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B.C. senior forced to wait hours in the rain for accessible taxi
A Metro Vancouver mayor is fuming after waiting with a senior late into the night on Canada Day for an accessible taxi she'd ordered ahead of time.
The senior, a Coquitlam, B.C. resident who advocates for those living with disabilities, was left outside in the rain Sunday night when the taxi failed to arrive as scheduled.
As fireworks lit up the sky, Merle Smith sat in her motorized wheelchair, waiting.
"I couldn't enjoy the fireworks because all I could think about was getting out of there," she told CTV News the next day.
She said she'd booked a cab to take her home at 9 p.m. She started calling the company, Coquitlam-based Bel-Air Taxi, when it hadn't shown up by 9:15.
"I either got a dispatch saying that there would be a car in 20 minutes, that they were doing their best, or I got an answering machine," Smith said.
The recorded message told callers that the dispatch centre was very busy and asked them to call back later, she said.
An hour later, she was still waiting. Then 11 p.m. came and went.
She was cold and wet as she waited for her ride home.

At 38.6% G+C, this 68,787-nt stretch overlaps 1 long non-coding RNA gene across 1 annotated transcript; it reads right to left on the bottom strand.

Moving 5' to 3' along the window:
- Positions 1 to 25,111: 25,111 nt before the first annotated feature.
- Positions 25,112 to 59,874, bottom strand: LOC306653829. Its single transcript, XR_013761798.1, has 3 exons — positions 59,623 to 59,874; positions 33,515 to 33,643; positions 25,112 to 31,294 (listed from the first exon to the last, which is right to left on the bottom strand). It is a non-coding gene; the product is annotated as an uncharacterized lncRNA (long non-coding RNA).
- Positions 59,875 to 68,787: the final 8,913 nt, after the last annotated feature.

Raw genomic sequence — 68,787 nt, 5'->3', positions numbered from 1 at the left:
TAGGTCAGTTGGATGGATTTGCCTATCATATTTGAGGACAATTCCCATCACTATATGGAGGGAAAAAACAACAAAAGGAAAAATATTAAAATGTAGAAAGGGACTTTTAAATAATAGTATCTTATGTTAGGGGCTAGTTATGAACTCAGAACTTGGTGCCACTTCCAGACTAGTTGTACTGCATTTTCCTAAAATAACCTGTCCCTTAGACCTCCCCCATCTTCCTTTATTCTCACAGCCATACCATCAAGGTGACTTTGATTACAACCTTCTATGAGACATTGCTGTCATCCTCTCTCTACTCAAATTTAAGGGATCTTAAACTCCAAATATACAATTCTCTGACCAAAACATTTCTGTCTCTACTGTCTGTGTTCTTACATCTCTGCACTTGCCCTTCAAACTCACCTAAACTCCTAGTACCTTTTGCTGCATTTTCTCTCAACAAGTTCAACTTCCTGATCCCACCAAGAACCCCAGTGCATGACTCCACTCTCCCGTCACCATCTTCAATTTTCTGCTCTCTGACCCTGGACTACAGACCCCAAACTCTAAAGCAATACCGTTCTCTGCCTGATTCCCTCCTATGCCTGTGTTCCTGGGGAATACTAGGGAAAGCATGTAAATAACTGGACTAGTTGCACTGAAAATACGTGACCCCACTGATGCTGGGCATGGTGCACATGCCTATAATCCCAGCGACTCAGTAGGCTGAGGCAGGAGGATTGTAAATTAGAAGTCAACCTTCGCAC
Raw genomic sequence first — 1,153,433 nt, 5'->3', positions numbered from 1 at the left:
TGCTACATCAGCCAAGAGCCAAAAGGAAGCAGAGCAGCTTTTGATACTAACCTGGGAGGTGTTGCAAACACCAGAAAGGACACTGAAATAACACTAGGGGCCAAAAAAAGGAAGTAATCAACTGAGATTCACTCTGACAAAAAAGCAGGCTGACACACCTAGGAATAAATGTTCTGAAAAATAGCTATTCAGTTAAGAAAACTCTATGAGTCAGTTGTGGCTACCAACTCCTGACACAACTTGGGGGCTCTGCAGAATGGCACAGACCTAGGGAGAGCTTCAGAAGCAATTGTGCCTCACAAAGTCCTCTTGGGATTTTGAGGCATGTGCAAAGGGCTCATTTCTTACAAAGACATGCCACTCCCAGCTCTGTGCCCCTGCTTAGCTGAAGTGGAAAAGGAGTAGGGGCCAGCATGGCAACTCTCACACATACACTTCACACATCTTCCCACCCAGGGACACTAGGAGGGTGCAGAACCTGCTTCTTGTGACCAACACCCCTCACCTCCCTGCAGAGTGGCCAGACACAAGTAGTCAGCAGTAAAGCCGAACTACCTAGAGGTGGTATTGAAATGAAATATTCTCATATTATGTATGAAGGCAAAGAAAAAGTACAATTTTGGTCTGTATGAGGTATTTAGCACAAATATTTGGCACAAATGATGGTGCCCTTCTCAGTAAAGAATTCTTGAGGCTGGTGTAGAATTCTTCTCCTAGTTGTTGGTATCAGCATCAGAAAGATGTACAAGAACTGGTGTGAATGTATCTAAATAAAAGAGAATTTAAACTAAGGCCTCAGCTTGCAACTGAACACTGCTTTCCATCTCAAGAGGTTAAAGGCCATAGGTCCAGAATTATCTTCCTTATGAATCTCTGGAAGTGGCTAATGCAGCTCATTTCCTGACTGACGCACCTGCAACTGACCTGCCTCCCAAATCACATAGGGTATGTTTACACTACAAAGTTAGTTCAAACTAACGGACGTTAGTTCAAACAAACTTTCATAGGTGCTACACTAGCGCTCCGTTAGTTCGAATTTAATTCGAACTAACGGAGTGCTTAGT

Coquitlam Mayor Richard Stewart, who was at the Canada Day event, summoned first responders to check on the shivering senior.
"It's devastating when someone who's vulnerable has no choice but to sit there and wait," Stewart said.
As they waited, they started to look for alternative rides, Smith said.
"We did think about loading me in the back of the fire engine, and that's not possible. And we thought about loading me into the back of an ambulance, but we didn't think we could have be sitting in the wheelchair in the back of the ambulance," she said.
Then, just after midnight, the taxi finally showed up.
"The driver didn't know anything. He just knew he was dispatched to pick me up, he knew nothing about what happened," she said.
CTV News reached out to Bel-Air Taxi. The assistant manager said he was very sorry for the three-hour wait, calling it unacceptable.
He said he is looking in to what happened Sunday night.
The mayor expects an explanation from the company, at a city council meeting. Smith is hopeful that making the incident public will result in changes to the system.
"It's not the first time it's happened, so we would like to see the priorities changed so wheelchairs come first," Smith said.
With a report from CTV Vancouver's Shannon Paterson